First let me explain what the issue is around Object Oriented Programming (OOP). Traditionally (from the beginning of the computer era), programming was done by combining conditional statements with GOTO blocks to create a program flow. In the early '70s a Dutch computer scientist Edsger Dijksma strongly advocated the use of procedural programming, which means abandoning GOTO statements and creating a sort of chronological program flow in your code (from top to bottom). This style has been widely adapted and for most people is the way they program PHP applications. It is however already a thing of the past. Most modern programming languages are based on an OO approach and don't even allow for procedural coding anymore (for instance in languages as Java, C++, C#, Python, and Ruby). Explaining OOP goes beyond the scope of this article, so for understanding OOP in PHP I'd like to point you in this direction. For now let's just say that OOP is about creating relatively small objects with specific functions that interact with each other to form a complete application.

Typically, the main advantages of OOP are:

  • Reusability of code; a well designed object has only one specific function and is therefore completely independent of the environment it is placed in and thus can be reused easily.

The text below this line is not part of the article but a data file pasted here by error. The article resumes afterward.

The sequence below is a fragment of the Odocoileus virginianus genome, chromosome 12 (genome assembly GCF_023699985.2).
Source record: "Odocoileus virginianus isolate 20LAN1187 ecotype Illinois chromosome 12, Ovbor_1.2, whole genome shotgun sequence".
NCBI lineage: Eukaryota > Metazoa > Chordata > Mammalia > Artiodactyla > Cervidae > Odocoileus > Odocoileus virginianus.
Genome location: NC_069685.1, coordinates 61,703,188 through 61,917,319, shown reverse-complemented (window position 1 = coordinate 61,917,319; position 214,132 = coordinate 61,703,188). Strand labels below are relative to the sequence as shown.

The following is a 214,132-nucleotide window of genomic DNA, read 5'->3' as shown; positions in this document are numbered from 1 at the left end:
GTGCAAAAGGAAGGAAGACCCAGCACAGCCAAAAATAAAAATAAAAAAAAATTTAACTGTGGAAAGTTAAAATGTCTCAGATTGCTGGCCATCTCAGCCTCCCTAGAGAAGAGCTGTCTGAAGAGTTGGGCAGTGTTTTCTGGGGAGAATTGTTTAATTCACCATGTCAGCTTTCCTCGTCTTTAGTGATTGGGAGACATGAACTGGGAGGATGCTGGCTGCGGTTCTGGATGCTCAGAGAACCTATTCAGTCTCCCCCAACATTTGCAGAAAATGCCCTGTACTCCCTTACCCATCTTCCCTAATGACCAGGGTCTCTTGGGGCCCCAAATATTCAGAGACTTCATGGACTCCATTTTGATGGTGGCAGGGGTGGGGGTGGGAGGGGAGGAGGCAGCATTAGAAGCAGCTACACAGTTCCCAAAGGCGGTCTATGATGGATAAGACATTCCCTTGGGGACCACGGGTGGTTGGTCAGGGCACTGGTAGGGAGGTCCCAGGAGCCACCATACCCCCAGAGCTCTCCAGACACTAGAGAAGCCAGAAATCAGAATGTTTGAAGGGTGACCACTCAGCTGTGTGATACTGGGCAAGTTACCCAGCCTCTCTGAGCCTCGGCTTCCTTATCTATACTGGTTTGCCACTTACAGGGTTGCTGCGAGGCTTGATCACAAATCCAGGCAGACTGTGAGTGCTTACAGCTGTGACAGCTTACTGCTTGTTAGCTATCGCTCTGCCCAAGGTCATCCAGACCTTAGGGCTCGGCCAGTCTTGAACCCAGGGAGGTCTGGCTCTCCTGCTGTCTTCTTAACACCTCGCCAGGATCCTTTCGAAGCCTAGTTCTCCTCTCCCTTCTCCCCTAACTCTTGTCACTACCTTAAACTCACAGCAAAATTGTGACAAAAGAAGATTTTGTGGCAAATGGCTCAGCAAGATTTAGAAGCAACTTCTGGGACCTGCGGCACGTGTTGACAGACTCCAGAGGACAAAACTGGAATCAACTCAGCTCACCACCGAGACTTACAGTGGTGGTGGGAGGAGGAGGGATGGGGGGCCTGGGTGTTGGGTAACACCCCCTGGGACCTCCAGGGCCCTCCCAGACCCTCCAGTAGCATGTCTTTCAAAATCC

• Clearer structure of code; again a well designed object has only one specific function which means that all the code supporting that function is located in one place which increase maintainability.
A major disadvantage of OOP is that it requires more lines of code and is therefore more time consuming to produce.

In PHP we as developers are left with a choice. Typically, anyone who started out with PHP without any (OO) programming background will have started with learning procedural coding. Most tutorials on the web only cover procedural coding and quite honestly, the old fashioned way is just easier to use in many situations (for instance in small applications, or when you just start out with PHP).

However (here comes the wise lesson) Object Oriented Programming in PHP is definitely the way to go for any serious PHP developer taking on serious projects. For the past 8 months my web development firm has been working on a huge project for a real estate agent. The application takes care of many aspects of the clients administration, publishes it's information to multiple people (each with different clearances) and in multiple formats (web content, PDF, RTF). Using OOP in projects such as this is so incredibly superior over using procedural coding. Using OOP, we for instance model a real estate object (a house...) as a PHP object. The (PHP) object contains over 60 variables (all stored in a MySQL database but intelligently retrieved by the object) and many functions that allow the object to update it's data and return information on itself based on the users clearance levels. The data itself can be interpreted by either our web content generator object, or by our PDF generator object, no changes required. This goes for all the little parts the application has and you wouldn't believe how much time it has saved us in making small adjustments and adding small new features.